2013:  deGrom made two starts in St. Lucie in April, then moved to AA Binghamton, where he made four appearances and then kept right on moving to AAA for a spot start on May 6. Returned to AA, he made six starts before moving permanently to AAA on June 18. In July, the PCL hit .326/.360/.543 for a .903 OPS against him while that dropped to .283/.333/.457 for a .790 OPS in six August starts.
Dr. Pangloss Says: A rotation regular, but more likely a good, hard-throwing reliever.
Debbie Downer Says: No weapon other than his fastball. Too hittable. Fodder.
Projected 2014 Start:  AAA Las Vegas
MLB Arrival: 2014

 

Recent Stats

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;ERA;G/GS;IP;H;R;ER;HR;BB;SO;HBP;WP;

12 SAL;2.52;15/15;89.33;77;33;25;3;14;78;1;2;

12 FSL;2.08;4/4;21.67;14;5;5;1;6;18;1;3;

12 Total;2.43;17/17;111;91;38;30;4;20;96;2;5;

13 EL;4.80;10/10;60;69;38;32;4;20;44;2;3;

13 PCL;4.52;14/14;75.67;87;41;38;6;24;63;1;3;

13 Total;4.64;24/24;135.67;156;79;70;10;44;107;3;6;

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[sny-table rowheader=true columnheader=true]

;BB/9;SO/9;SO/BB;HR/9;H/9;R/9;BB%;SO%;HR%;TBF;

12 SAL;1.4;7.9;5.6;0.3;7.8;3.3;5.3;29.4;1.1;265;

12 FSL ;2.5;7.5;3.0;0.4;5.8;2.1;4.0;12.0;0.7;150;

Total ;1.6;7.8;4.8;0.3;7.4;3.1;4.8;23.1;1.0;415;

13 EL;3.0;6.6;2.2;0.6;10.4;5.7;7.7;16.9;1.5;261;

13 PCL;2.9;7.5;2.6;0.7;10.3;4.9;7.3;19.0;1.8;331;

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17 – RHP Domingo Tapia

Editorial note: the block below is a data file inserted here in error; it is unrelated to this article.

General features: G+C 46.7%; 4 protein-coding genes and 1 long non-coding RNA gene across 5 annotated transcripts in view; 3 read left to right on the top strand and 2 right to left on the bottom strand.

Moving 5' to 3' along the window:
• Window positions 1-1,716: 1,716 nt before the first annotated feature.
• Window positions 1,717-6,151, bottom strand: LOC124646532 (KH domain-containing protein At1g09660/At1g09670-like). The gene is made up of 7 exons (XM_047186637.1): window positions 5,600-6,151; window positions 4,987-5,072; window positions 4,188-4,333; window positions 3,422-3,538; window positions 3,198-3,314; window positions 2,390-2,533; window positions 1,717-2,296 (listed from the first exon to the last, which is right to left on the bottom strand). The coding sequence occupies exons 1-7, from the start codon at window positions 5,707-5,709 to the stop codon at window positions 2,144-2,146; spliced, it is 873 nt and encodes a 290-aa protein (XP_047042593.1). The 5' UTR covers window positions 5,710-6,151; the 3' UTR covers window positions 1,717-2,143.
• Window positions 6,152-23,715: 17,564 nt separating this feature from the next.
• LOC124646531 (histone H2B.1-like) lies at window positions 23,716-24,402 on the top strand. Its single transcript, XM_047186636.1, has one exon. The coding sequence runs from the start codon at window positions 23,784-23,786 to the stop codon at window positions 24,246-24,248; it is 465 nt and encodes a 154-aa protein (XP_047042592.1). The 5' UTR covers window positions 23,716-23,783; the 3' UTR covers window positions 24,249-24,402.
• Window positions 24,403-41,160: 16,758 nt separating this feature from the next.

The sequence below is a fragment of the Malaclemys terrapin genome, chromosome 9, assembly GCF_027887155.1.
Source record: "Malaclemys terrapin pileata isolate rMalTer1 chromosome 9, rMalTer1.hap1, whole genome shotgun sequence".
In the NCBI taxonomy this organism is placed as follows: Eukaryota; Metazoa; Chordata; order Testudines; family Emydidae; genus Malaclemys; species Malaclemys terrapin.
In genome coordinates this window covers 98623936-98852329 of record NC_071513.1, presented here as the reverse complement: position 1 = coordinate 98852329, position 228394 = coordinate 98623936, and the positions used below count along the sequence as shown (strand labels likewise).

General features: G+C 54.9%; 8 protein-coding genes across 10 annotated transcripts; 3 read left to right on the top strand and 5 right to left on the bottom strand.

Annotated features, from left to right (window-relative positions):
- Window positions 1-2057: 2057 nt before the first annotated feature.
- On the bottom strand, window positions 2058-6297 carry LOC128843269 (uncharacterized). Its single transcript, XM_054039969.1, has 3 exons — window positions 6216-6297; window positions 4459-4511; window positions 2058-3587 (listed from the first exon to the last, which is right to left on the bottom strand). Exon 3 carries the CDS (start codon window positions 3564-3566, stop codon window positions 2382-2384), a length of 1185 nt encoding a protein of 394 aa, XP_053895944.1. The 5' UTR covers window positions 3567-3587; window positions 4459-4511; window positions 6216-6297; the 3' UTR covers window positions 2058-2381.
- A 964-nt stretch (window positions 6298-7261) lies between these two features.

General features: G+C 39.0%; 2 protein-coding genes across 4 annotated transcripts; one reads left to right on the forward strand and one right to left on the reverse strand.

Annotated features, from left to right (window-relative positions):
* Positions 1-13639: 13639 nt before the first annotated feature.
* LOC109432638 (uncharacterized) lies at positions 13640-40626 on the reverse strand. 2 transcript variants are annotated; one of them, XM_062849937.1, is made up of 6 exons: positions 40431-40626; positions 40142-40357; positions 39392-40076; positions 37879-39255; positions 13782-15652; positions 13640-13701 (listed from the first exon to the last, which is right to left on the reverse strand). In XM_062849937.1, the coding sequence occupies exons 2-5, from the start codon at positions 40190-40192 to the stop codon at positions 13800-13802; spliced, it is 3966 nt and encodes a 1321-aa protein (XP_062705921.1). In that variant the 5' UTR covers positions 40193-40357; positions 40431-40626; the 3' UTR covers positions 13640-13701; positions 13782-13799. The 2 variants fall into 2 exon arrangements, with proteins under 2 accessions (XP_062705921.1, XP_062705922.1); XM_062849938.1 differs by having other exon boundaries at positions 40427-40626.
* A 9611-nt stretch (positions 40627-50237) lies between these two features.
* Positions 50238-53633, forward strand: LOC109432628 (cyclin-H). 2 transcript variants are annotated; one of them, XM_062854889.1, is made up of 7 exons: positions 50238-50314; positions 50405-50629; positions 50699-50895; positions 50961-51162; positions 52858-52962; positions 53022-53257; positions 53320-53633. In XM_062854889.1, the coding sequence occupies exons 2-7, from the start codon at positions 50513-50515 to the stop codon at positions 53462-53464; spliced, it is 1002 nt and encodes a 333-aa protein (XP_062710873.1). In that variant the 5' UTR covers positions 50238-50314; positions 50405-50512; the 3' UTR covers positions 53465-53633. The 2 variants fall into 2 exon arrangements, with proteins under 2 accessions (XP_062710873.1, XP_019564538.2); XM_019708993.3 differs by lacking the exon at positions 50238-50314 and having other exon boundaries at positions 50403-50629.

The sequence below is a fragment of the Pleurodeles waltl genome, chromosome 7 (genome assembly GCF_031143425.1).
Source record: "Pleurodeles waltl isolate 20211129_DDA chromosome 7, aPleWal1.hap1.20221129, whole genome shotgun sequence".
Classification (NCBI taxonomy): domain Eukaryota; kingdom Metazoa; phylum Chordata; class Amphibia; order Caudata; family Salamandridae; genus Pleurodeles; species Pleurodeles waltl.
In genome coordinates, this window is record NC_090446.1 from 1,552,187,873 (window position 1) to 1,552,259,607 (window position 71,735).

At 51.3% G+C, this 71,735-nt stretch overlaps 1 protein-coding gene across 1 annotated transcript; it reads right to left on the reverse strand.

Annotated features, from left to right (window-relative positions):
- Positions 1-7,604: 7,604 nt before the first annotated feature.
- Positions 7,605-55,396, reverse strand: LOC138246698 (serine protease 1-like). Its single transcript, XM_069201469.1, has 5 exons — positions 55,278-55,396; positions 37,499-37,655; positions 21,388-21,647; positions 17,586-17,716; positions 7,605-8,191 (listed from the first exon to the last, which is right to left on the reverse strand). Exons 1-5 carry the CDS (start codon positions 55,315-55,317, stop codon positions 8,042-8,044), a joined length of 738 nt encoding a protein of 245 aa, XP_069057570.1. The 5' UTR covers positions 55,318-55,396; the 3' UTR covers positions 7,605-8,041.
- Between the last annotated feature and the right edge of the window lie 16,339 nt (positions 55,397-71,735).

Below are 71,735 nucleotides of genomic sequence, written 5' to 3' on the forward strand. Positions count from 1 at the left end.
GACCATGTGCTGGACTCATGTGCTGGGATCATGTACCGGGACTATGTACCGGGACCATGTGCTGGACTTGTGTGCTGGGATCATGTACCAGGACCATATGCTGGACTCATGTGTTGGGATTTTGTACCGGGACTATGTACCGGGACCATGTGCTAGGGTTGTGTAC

Bats/Throws:  Right/Right
Height/Weight:  6’4”, 190 lbs
Acquired:  NDFA 12/16/09
Born: 12/16/91 (Santo Domingo, DR)

2013 Rank: 10 (2012: 14) Stats
Why Ranked Here: Tapia had a bad 2013 season, but he still throws a heavy sinking fastball at 96 mph that can get up to 98 or more. That fastball is one of the best pitches in the Mets’ system.

He’s big, with long arms and legs that generates tremendous whip, so the velocity comes relatively easily. However, his natural motion relies on a low arm slot, which has made it hard to find a viable, repeatable breaking ball. Moving his arm up didn’t really help the breaking ball, and hurt his fastball command.

He does have a hard, diving changeup at 88-89 that can be very effective. The bet here is that fastball/changeup can move up system to the big leagues.
2013: The best thing about Tapia’s 2013 is that he stayed healthy. The bad part: his walk rate spiked from 7.1% in the SAL in 2012 to 14% in 2013. He was particularly walk prone on the road, where he issued free passes in 16.8% of opposing plate appearances on his way to a 7.13 ERA away from St. Lucie. At home, where he had a 2.79 ERA, his walk rate was a still high, but more manageable 11.9%. Mets Pitching Coordinator Ron Romanick called him a “front-runner” in the sense that when things were going well, he could keep them going, “His stuff moves so much. He’s probably one of our best front-runner pitchers. [When] he gets out on a roll, he rolls it out of there. But that first or second inning, when he’s just missing, he’s had his struggles.”
Dr. Pangloss Says: Elite late-inning reliever
Debbie Downer Says: Not enough good strikes to become effective. However, his velocity will earn him multiple shots to figure it out. Hi, Henry Rodriguez.
Projected 2014 Start: AA Binghamton. If he throws strikes, he’ll get guys out regardless of what league he’s pitching in.
MLB Arrival: 2015

 

Recent Stats

[sny-table rowheader=true columnheader=true]

;ERA;G/GS;IP;H;R;ER;HR;BB;SO;HBP;WP;

2012 SAL;3.98;20/19;108.67;92;55;48;2;32;101;2;5;

2013 FSL;4.62;23/22;101.33;87;60;52;3;63;89;5;9;

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[sny-table rowheader=true columnheader=true]

;BB/9;SO/9;SO/BB;HR/9;H/9;R/9;BB%;SO%;TBF;

2012 SAL;2.7;8.4;3.2;0.2;7.6;4.6;7.1;22.3;452;

2013 FSL;5.6;7.9;1.4;0.3;7.7;5.3;14.0;19.8;449;